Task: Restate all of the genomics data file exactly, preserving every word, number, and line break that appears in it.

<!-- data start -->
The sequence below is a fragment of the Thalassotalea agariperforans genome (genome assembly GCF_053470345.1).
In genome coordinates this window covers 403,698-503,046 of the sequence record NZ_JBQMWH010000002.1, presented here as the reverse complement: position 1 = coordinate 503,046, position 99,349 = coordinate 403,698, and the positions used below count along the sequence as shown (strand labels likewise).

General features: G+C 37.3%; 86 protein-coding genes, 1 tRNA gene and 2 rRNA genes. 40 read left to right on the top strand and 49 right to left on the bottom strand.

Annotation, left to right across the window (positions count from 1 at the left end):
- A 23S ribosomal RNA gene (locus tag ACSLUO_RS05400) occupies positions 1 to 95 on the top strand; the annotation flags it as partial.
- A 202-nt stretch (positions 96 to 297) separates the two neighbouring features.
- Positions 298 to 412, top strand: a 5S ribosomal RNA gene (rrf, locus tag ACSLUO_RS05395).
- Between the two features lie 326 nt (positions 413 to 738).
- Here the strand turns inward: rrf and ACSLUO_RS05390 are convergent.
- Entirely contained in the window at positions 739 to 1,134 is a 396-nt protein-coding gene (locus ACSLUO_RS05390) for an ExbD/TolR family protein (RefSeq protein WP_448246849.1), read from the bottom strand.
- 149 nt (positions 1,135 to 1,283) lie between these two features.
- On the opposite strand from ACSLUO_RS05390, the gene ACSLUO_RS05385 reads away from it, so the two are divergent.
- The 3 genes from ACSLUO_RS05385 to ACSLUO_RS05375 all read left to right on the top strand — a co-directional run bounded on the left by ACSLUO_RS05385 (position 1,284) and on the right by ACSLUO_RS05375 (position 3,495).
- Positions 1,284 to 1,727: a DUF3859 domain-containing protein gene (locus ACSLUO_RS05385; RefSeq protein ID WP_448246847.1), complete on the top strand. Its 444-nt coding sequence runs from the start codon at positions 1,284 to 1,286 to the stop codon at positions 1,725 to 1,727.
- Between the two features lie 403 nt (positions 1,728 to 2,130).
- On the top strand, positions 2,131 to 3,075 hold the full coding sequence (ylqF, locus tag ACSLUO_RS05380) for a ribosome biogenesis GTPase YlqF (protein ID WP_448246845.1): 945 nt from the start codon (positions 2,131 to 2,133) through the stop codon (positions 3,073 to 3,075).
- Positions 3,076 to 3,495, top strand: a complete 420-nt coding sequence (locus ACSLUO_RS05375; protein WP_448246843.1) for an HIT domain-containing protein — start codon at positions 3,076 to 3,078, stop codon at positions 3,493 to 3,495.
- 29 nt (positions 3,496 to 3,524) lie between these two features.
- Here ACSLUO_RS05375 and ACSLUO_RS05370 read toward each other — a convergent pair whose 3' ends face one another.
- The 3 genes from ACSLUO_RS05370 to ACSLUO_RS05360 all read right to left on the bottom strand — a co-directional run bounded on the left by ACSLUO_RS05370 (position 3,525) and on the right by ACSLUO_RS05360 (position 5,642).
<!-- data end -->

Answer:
The sequence below is a fragment of the Thalassotalea agariperforans genome (genome assembly GCF_053470345.1).
In genome coordinates this window covers 403,698-503,046 of the sequence record NZ_JBQMWH010000002.1, presented here as the reverse complement: position 1 = coordinate 503,046, position 99,349 = coordinate 403,698, and the positions used below count along the sequence as shown (strand labels likewise).

General features: G+C 37.3%; 86 protein-coding genes, 1 tRNA gene and 2 rRNA genes. 40 read left to right on the top strand and 49 right to left on the bottom strand.

Annotation, left to right across the window (positions count from 1 at the left end):
- A 23S ribosomal RNA gene (locus tag ACSLUO_RS05400) occupies positions 1 to 95 on the top strand; the annotation flags it as partial.
- A 202-nt stretch (positions 96 to 297) separates the two neighbouring features.
- Positions 298 to 412, top strand: a 5S ribosomal RNA gene (rrf, locus tag ACSLUO_RS05395).
- Between the two features lie 326 nt (positions 413 to 738).
- Here the strand turns inward: rrf and ACSLUO_RS05390 are convergent.
- Entirely contained in the window at positions 739 to 1,134 is a 396-nt protein-coding gene (locus ACSLUO_RS05390) for an ExbD/TolR family protein (RefSeq protein WP_448246849.1), read from the bottom strand.
- 149 nt (positions 1,135 to 1,283) lie between these two features.
- On the opposite strand from ACSLUO_RS05390, the gene ACSLUO_RS05385 reads away from it, so the two are divergent.
- The 3 genes from ACSLUO_RS05385 to ACSLUO_RS05375 all read left to right on the top strand — a co-directional run bounded on the left by ACSLUO_RS05385 (position 1,284) and on the right by ACSLUO_RS05375 (position 3,495).
- Positions 1,284 to 1,727: a DUF3859 domain-containing protein gene (locus ACSLUO_RS05385; RefSeq protein ID WP_448246847.1), complete on the top strand. Its 444-nt coding sequence runs from the start codon at positions 1,284 to 1,286 to the stop codon at positions 1,725 to 1,727.
- Between the two features lie 403 nt (positions 1,728 to 2,130).
- On the top strand, positions 2,131 to 3,075 hold the full coding sequence (ylqF, locus tag ACSLUO_RS05380) for a ribosome biogenesis GTPase YlqF (protein ID WP_448246845.1): 945 nt from the start codon (positions 2,131 to 2,133) through the stop codon (positions 3,073 to 3,075).
- Positions 3,076 to 3,495, top strand: a complete 420-nt coding sequence (locus ACSLUO_RS05375; protein WP_448246843.1) for an HIT domain-containing protein — start codon at positions 3,076 to 3,078, stop codon at positions 3,493 to 3,495.
- 29 nt (positions 3,496 to 3,524) lie between these two features.
- Here ACSLUO_RS05375 and ACSLUO_RS05370 read toward each other — a convergent pair whose 3' ends face one another.
- The 3 genes from ACSLUO_RS05370 to ACSLUO_RS05360 all read right to left on the bottom strand — a co-directional run bounded on the left by ACSLUO_RS05370 (position 3,525) and on the right by ACSLUO_RS05360 (position 5,642).